What price theologians? Their utterances are not "ex-cathedra"
(infallible), so we are free to disagree with them. Their names are
not on everybody's lips: "noted" theologians become "eminent" only
if they hit the media with scandal.
Take the case of JR, the 19th century theologian whose name means
nothing to the man in the pew, let alone the man in the street
today. He held outrageous views on the subject of animal welfare,
diametrically opposite to those held by Cardinals Newman and
Manning, both superior to him socially and intellectually.
Newman held that animals would survive death in a "happy
hereafter", and both of these gigantic Churchmen of the last century
roundly condemned vivisection - flatteringly called "research" - in
no uncertain terms.
Which of these ecclesiastics is the least likely of the three to
have been connected to the hotline of the Blessed Trinity?
Notwithstanding the spiritual calibre of the two cardinals - or
perhaps because of it - the views of JR appear to have been
preferred by the seminaries. "Animals," seems to be a dirty word,
not to be mentioned in church or cathedral. Some ecclesiastics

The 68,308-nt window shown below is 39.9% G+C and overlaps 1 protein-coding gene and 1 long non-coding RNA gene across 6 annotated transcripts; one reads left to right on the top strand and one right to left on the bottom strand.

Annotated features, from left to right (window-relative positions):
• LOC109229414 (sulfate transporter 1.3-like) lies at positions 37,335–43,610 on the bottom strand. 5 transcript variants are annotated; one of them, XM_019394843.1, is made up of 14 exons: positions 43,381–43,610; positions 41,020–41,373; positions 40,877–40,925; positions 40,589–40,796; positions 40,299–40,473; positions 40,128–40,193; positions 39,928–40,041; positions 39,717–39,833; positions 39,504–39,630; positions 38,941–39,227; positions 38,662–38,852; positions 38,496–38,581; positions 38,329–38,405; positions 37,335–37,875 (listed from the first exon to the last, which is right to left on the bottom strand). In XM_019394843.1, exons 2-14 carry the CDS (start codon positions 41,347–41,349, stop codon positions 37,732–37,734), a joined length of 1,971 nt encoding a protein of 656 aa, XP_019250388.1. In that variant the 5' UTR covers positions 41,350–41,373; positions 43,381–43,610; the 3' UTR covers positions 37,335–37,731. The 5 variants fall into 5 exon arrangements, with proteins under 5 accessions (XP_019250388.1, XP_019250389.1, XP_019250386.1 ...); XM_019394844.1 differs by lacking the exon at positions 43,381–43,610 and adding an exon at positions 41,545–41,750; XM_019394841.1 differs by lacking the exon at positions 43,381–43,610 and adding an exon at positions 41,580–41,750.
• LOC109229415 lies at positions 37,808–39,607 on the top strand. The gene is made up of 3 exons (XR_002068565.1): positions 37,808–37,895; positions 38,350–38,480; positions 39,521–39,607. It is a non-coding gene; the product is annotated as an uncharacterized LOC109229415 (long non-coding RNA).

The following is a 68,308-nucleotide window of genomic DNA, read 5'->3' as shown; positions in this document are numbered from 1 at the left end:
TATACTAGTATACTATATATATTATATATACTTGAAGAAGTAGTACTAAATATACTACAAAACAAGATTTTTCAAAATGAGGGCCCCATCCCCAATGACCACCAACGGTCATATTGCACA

indeed react to "animal rights" with speciesism as venomous as the
racism of a Boer reacting to "Kaffir rights".
Fr John McDade's commentary in The Universe (November 13),
is not as bad as that but he really must beware of appearing to give
qualified support to the obscenity of vivisection. There is NO
"moral dilemma". Vivisection is based on the world's oldest and most
dangerous heresies: might is right, and the end justifies the means.
No amount of the forked tongue, double-talk sophistry will alter
THAT.Indeed, JR used the same argument against the post-mortem
survival of the animal soul that the materialist could use against
human immortality. Beware, too, of quoting Aquinas.
Not many years ago, the Pope warned Italian research workers that
animals at the service of man must not be abused. Clearly he does
not regard "use" and "abuse" as synonymous when applied to animals,
as is the case with too many professional scientists.
Richard M A Bocking